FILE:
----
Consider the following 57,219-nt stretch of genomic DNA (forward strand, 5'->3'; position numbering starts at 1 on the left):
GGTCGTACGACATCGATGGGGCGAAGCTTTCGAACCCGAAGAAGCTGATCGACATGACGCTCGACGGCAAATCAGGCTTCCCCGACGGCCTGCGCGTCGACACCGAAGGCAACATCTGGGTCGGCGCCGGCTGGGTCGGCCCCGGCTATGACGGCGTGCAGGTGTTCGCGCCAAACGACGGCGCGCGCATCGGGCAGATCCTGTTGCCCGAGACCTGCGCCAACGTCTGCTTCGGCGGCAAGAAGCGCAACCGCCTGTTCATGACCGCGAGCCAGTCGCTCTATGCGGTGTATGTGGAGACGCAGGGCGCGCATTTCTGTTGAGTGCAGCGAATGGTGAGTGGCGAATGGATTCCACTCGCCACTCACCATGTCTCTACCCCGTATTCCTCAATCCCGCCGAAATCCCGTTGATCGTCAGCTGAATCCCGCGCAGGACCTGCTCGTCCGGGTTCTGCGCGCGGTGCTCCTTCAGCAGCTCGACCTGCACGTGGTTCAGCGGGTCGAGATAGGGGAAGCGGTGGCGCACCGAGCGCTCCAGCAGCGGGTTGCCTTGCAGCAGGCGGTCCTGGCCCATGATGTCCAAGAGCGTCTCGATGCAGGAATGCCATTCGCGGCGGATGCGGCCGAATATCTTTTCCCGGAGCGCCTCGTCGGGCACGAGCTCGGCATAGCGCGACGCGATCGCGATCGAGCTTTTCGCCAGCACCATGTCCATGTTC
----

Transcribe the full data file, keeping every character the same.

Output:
Consider the following 57,219-nt stretch of genomic DNA (forward strand, 5'->3'; position numbering starts at 1 on the left):
GGTCGTACGACATCGATGGGGCGAAGCTTTCGAACCCGAAGAAGCTGATCGACATGACGCTCGACGGCAAATCAGGCTTCCCCGACGGCCTGCGCGTCGACACCGAAGGCAACATCTGGGTCGGCGCCGGCTGGGTCGGCCCCGGCTATGACGGCGTGCAGGTGTTCGCGCCAAACGACGGCGCGCGCATCGGGCAGATCCTGTTGCCCGAGACCTGCGCCAACGTCTGCTTCGGCGGCAAGAAGCGCAACCGCCTGTTCATGACCGCGAGCCAGTCGCTCTATGCGGTGTATGTGGAGACGCAGGGCGCGCATTTCTGTTGAGTGCAGCGAATGGTGAGTGGCGAATGGATTCCACTCGCCACTCACCATGTCTCTACCCCGTATTCCTCAATCCCGCCGAAATCCCGTTGATCGTCAGCTGAATCCCGCGCAGGACCTGCTCGTCCGGGTTCTGCGCGCGGTGCTCCTTCAGCAGCTCGACCTGCACGTGGTTCAGCGGGTCGAGATAGGGGAAGCGGTGGCGCACCGAGCGCTCCAGCAGCGGGTTGCCTTGCAGCAGGCGGTCCTGGCCCATGATGTCCAAGAGCGTCTCGATGCAGGAATGCCATTCGCGGCGGATGCGGCCGAATATCTTTTCCCGGAGCGCCTCGTCGGGCACGAGCTCGGCATAGCGCGACGCGATCGCGATCGAGCTTTTCGCCAGCACCATGTCCATGTTC